June 15, 2019
June 15, 2019
June 19, 2019
Computers in Education
Massive open online courses (MOOCs) provide an opportunity for motivated individuals to expand their education in ways previously unimaginable. However, for a variety of reasons, most MOOC learners stop engaging after interacting with only a fraction of the course, potentially for reasons related to the course itself. While it is well known that traditional educational metrics must be contextualized for the MOOC environment, there is little to guide instructors, instructional staff, or others regarding exactly how to make sense of the outcomes. Moreover, since different types of courses may attract different student populations with different behavior patterns, comparing learner behavior seen in specialized or advanced MOOCs with that seen in MOOCs generally may be unwarranted.
The resulting research question is, "In what ways do different types of learners interact differently with advanced STEM MOOCs?" In this study, we examined multiple advanced STEM MOOCs offered by nanoHUB on the edX platform. We first identified users’ behavioral patterns for each course through clustering how much learners interacted with the course. In each course, we found the proportion of students who belong to each cluster, the amount of each type of course material each cluster interacted with, and how recently students in each cluster engaged with the course. So far, across the courses, we see consistent patterns of engagement for each cluster as well as a consistent distribution of students within each cluster. Using these patterns, we have developed descriptions for five types of advanced STEM MOOC users.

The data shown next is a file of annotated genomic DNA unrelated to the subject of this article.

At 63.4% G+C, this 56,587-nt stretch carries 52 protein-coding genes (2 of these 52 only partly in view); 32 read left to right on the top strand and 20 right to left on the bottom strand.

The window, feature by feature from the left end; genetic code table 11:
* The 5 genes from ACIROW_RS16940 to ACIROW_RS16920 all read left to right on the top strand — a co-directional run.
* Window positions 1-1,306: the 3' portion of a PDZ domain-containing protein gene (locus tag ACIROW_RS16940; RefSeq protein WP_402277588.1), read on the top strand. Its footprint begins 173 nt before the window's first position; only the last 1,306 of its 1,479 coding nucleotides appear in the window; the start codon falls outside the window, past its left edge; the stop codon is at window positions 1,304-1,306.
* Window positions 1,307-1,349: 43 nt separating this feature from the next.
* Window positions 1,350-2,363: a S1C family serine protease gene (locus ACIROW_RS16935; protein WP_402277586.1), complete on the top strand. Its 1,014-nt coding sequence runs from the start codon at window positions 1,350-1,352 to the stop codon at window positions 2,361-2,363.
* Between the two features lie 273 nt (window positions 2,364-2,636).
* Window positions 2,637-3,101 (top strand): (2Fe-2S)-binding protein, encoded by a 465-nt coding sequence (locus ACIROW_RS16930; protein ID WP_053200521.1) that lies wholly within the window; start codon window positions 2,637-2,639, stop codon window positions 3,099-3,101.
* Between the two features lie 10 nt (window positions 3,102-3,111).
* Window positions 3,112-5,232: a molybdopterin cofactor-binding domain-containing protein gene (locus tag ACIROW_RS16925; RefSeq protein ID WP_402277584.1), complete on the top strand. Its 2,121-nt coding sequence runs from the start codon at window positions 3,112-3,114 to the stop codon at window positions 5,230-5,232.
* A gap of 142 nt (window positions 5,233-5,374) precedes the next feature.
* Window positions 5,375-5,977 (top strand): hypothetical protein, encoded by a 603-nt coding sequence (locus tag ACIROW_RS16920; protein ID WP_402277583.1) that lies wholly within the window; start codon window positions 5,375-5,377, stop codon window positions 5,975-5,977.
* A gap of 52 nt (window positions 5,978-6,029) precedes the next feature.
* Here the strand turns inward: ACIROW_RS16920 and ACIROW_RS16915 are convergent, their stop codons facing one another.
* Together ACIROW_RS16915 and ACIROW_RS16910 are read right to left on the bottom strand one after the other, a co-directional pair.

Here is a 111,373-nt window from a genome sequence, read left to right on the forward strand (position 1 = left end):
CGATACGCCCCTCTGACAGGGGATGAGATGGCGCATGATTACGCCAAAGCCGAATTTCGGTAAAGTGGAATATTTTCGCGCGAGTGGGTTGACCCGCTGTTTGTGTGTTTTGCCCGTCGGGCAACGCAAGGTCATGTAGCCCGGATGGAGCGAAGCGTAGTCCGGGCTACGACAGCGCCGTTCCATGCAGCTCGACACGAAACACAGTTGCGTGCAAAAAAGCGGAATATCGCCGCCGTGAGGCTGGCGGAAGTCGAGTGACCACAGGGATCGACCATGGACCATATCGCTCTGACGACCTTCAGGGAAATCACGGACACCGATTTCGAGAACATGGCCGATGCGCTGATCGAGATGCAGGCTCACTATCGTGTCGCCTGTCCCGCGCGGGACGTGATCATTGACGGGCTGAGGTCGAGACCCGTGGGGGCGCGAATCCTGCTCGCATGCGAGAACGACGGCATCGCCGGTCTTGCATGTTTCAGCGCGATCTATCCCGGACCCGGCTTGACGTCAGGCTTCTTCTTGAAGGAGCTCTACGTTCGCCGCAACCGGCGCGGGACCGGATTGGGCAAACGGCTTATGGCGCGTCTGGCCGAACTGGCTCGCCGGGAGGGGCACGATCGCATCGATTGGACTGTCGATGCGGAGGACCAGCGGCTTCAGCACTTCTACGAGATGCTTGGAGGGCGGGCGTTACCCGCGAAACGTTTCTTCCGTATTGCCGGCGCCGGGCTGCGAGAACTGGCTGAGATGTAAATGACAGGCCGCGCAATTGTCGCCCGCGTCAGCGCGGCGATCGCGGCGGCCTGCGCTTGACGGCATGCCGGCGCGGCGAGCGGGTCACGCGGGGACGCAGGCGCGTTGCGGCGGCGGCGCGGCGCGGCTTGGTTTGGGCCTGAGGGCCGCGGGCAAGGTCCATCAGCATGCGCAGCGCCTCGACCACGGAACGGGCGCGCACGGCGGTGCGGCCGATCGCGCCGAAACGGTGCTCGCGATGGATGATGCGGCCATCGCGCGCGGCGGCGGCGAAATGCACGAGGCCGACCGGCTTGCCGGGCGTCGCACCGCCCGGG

Based on our findings, the next goal will be to create benchmarks for advanced STEM MOOCs by incorporating more courses into our analysis. Comparing course usage with similar courses could help us determine at what points learners’ behavior is typical and where it deviates from what is expected—perhaps indicating that the instructor should intervene before more learners depart. With these benchmarks, instructors running new courses or interventions will have baseline data to which they can compare their own students’ behavior.
Williams, T. V., & Douglas, K. A., & Bermel, P., & Merzdorf, H. E. (2019, June), Beyond the Means – Visualizing Learner Activity and Outcomes for Online Instructors Paper presented at 2019 ASEE Annual Conference & Exposition , Tampa, Florida. https://peer.asee.org/32152
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